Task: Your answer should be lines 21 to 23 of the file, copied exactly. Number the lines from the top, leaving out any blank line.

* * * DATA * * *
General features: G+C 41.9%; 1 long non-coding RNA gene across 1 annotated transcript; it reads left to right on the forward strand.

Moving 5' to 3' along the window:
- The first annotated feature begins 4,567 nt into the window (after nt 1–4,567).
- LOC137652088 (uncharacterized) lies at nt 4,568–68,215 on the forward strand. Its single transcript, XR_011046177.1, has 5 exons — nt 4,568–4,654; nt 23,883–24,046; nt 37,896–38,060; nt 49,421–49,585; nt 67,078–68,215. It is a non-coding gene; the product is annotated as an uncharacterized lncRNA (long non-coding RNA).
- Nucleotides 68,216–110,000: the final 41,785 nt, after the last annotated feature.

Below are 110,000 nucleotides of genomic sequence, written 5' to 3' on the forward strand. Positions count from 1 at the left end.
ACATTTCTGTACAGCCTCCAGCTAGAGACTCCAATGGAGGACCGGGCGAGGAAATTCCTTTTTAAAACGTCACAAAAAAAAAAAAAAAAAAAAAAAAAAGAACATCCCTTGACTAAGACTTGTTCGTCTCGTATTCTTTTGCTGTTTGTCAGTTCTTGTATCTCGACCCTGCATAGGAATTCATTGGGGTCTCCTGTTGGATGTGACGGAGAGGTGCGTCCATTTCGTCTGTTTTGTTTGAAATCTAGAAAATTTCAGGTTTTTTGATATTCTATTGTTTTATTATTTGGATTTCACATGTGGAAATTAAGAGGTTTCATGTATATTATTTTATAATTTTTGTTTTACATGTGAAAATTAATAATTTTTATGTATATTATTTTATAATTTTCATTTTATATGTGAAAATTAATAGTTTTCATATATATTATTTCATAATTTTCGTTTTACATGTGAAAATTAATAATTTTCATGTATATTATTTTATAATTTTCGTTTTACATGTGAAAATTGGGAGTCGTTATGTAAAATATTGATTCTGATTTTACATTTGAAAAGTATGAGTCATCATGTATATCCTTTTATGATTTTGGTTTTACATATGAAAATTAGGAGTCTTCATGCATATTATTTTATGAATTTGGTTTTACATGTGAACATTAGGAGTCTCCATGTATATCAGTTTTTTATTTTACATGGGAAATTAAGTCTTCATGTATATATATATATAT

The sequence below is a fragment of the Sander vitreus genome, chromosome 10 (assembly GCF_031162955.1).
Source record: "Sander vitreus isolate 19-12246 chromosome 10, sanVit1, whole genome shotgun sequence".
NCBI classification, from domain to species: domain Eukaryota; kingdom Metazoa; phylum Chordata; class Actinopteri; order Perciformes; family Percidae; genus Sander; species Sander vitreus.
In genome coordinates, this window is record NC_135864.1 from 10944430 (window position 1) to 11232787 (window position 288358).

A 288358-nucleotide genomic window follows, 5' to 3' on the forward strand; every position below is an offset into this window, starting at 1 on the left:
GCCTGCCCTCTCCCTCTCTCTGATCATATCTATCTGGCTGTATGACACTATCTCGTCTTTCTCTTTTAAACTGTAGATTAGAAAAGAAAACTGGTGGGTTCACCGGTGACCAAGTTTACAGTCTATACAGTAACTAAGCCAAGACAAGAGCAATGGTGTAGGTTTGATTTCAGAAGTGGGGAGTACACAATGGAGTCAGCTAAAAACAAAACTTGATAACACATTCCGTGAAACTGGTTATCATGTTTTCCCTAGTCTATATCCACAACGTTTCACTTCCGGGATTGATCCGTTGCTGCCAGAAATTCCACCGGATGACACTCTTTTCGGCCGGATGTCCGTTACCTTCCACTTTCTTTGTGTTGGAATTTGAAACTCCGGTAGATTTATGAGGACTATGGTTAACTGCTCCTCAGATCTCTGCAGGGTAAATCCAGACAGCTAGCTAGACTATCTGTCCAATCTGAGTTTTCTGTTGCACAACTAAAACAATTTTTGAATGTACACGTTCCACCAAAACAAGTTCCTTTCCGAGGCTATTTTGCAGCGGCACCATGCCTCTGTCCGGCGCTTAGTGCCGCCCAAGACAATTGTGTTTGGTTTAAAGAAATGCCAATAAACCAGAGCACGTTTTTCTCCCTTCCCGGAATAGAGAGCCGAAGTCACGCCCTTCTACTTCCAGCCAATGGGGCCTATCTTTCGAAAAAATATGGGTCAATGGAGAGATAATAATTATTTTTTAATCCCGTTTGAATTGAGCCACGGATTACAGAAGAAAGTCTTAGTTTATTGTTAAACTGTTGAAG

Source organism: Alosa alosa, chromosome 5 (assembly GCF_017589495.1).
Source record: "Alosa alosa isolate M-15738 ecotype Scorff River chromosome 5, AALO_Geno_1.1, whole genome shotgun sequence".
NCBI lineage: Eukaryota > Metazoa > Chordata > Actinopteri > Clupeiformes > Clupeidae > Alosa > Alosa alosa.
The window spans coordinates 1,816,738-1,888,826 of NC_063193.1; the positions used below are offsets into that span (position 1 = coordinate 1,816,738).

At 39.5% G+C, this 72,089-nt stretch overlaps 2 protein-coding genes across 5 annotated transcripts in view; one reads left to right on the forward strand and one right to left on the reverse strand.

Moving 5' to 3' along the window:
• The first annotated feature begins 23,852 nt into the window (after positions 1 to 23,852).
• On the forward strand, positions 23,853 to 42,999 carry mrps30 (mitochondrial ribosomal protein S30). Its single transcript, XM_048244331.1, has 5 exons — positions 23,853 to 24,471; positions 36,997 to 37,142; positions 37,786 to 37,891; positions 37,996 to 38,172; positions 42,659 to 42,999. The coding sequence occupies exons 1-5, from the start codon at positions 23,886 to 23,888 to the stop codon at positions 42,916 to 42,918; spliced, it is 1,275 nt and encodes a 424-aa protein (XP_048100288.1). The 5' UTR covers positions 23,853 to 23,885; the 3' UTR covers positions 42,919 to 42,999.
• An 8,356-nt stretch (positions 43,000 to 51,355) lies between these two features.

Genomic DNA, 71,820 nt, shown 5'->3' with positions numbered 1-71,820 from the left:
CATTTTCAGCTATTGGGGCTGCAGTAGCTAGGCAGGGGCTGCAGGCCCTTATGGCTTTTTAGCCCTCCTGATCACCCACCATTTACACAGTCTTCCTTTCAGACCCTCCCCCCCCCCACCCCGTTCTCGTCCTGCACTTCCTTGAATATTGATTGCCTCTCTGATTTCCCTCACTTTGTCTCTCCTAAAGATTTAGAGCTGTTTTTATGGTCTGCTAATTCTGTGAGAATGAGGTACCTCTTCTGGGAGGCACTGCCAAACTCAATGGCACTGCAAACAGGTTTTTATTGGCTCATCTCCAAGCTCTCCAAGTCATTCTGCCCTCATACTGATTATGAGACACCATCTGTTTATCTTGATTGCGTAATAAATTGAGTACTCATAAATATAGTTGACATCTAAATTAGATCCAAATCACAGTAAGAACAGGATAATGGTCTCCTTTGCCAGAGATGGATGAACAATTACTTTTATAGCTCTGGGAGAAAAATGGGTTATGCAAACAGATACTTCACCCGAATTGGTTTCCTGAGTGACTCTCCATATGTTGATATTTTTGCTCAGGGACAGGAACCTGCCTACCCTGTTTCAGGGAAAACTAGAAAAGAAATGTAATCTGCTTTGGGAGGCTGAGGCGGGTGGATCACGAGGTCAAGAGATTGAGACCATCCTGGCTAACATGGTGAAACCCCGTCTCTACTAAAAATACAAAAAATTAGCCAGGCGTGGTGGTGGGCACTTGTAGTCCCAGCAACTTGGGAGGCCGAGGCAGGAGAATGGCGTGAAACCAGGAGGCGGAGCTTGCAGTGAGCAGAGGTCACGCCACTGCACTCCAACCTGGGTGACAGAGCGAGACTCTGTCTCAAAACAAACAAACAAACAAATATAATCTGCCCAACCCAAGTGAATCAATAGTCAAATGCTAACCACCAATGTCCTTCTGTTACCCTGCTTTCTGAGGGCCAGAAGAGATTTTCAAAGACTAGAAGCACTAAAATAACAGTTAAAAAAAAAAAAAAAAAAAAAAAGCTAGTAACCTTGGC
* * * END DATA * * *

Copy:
• On the forward strand, positions 23,853 to 42,999 carry mrps30 (mitochondrial ribosomal protein S30). Its single transcript, XM_048244331.1, has 5 exons — positions 23,853 to 24,471; positions 36,997 to 37,142; positions 37,786 to 37,891; positions 37,996 to 38,172; positions 42,659 to 42,999. The coding sequence occupies exons 1-5, from the start codon at positions 23,886 to 23,888 to the stop codon at positions 42,916 to 42,918; spliced, it is 1,275 nt and encodes a 424-aa protein (XP_048100288.1). The 5' UTR covers positions 23,853 to 23,885; the 3' UTR covers positions 42,919 to 42,999.
• An 8,356-nt stretch (positions 43,000 to 51,355) lies between these two features.

Genomic DNA, 71,820 nt, shown 5'->3' with positions numbered 1-71,820 from the left: